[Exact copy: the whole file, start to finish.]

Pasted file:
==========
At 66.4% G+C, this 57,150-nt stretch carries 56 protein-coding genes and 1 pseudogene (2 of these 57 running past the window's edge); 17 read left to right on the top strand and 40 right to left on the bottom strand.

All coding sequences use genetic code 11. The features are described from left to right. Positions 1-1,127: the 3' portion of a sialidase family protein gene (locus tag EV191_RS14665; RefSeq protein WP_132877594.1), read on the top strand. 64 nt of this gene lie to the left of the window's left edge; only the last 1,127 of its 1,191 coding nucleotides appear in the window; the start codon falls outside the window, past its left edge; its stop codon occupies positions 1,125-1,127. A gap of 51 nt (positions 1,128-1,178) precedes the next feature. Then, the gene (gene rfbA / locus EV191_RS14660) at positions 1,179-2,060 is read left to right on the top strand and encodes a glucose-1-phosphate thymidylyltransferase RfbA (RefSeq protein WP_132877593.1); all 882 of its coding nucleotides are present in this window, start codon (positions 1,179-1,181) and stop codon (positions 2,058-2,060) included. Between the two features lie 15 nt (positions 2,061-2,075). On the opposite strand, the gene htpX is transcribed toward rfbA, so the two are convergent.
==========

At 66.4% G+C, this 57,150-nt stretch carries 56 protein-coding genes and 1 pseudogene (2 of these 57 running past the window's edge); 17 read left to right on the top strand and 40 right to left on the bottom strand.

All coding sequences use genetic code 11. The features are described from left to right. Positions 1-1,127: the 3' portion of a sialidase family protein gene (locus tag EV191_RS14665; RefSeq protein WP_132877594.1), read on the top strand. 64 nt of this gene lie to the left of the window's left edge; only the last 1,127 of its 1,191 coding nucleotides appear in the window; the start codon falls outside the window, past its left edge; its stop codon occupies positions 1,125-1,127. A gap of 51 nt (positions 1,128-1,178) precedes the next feature. Then, the gene (gene rfbA / locus EV191_RS14660) at positions 1,179-2,060 is read left to right on the top strand and encodes a glucose-1-phosphate thymidylyltransferase RfbA (RefSeq protein WP_132877593.1); all 882 of its coding nucleotides are present in this window, start codon (positions 1,179-1,181) and stop codon (positions 2,058-2,060) included. Between the two features lie 15 nt (positions 2,061-2,075). On the opposite strand, the gene htpX is transcribed toward rfbA, so the two are convergent.